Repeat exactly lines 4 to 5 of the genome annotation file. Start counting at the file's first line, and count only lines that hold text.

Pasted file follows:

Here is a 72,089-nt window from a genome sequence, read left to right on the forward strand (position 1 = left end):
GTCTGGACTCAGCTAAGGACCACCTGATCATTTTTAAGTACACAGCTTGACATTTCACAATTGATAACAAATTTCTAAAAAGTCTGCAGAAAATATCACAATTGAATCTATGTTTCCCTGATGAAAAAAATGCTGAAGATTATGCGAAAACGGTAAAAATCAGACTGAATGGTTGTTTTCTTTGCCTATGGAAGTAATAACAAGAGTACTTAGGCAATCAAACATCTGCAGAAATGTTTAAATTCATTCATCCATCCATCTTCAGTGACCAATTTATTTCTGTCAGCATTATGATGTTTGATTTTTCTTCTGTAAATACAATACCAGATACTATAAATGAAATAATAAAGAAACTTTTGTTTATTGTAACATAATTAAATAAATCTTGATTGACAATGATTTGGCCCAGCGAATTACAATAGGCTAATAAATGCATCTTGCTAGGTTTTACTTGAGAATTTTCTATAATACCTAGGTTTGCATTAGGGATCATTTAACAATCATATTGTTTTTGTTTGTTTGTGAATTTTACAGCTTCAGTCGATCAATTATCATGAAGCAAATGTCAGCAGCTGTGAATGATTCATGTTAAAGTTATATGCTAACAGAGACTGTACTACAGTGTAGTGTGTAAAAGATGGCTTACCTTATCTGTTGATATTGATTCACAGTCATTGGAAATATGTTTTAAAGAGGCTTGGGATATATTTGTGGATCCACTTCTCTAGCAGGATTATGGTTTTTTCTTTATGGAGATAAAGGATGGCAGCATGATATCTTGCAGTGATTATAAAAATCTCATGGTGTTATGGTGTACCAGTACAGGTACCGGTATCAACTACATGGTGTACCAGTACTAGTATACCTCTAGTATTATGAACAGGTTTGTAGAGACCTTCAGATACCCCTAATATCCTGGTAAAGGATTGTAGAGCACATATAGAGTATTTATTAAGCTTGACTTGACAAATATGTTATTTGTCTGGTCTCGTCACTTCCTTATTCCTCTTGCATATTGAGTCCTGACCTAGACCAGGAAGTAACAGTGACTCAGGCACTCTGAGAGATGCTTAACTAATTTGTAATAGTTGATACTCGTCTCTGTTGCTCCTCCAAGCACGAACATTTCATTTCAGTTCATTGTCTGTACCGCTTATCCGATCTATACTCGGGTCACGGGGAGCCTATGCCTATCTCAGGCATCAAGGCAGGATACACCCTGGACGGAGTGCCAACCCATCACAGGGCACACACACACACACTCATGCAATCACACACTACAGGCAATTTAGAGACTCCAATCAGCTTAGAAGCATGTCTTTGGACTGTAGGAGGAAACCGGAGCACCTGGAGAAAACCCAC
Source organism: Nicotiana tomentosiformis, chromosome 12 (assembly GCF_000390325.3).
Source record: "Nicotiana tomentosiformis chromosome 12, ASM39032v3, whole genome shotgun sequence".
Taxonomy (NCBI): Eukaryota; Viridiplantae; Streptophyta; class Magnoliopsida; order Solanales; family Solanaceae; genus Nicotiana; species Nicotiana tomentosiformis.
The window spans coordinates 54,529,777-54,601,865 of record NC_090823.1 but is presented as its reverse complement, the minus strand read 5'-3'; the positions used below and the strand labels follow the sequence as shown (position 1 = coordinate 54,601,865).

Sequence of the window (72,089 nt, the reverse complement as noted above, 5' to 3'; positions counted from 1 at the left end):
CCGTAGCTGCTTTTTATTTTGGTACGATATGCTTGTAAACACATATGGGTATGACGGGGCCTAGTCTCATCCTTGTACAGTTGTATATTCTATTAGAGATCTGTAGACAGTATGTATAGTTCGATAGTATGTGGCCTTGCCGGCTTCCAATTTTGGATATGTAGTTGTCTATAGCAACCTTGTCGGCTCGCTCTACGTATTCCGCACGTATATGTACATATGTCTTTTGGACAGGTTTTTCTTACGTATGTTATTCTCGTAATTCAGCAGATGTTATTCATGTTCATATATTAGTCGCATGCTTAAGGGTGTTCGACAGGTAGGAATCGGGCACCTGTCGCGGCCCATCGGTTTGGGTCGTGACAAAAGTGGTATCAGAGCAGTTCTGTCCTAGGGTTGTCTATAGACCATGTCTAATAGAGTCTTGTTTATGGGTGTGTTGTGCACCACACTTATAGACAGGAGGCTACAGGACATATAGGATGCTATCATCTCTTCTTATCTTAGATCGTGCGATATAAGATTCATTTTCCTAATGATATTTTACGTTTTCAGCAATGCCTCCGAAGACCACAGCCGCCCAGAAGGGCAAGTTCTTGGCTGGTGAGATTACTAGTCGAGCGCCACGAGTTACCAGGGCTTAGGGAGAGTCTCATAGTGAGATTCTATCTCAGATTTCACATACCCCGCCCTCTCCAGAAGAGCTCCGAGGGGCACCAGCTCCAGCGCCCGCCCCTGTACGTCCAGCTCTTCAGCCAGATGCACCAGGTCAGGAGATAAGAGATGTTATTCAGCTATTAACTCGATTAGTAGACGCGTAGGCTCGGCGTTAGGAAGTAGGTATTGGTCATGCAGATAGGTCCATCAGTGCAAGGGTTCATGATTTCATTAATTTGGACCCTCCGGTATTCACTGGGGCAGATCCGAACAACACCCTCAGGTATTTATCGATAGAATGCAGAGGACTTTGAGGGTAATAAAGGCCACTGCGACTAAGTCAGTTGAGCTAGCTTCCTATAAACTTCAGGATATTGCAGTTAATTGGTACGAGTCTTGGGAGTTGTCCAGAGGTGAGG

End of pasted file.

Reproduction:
Source record: "Nicotiana tomentosiformis chromosome 12, ASM39032v3, whole genome shotgun sequence".
Taxonomy (NCBI): Eukaryota; Viridiplantae; Streptophyta; class Magnoliopsida; order Solanales; family Solanaceae; genus Nicotiana; species Nicotiana tomentosiformis.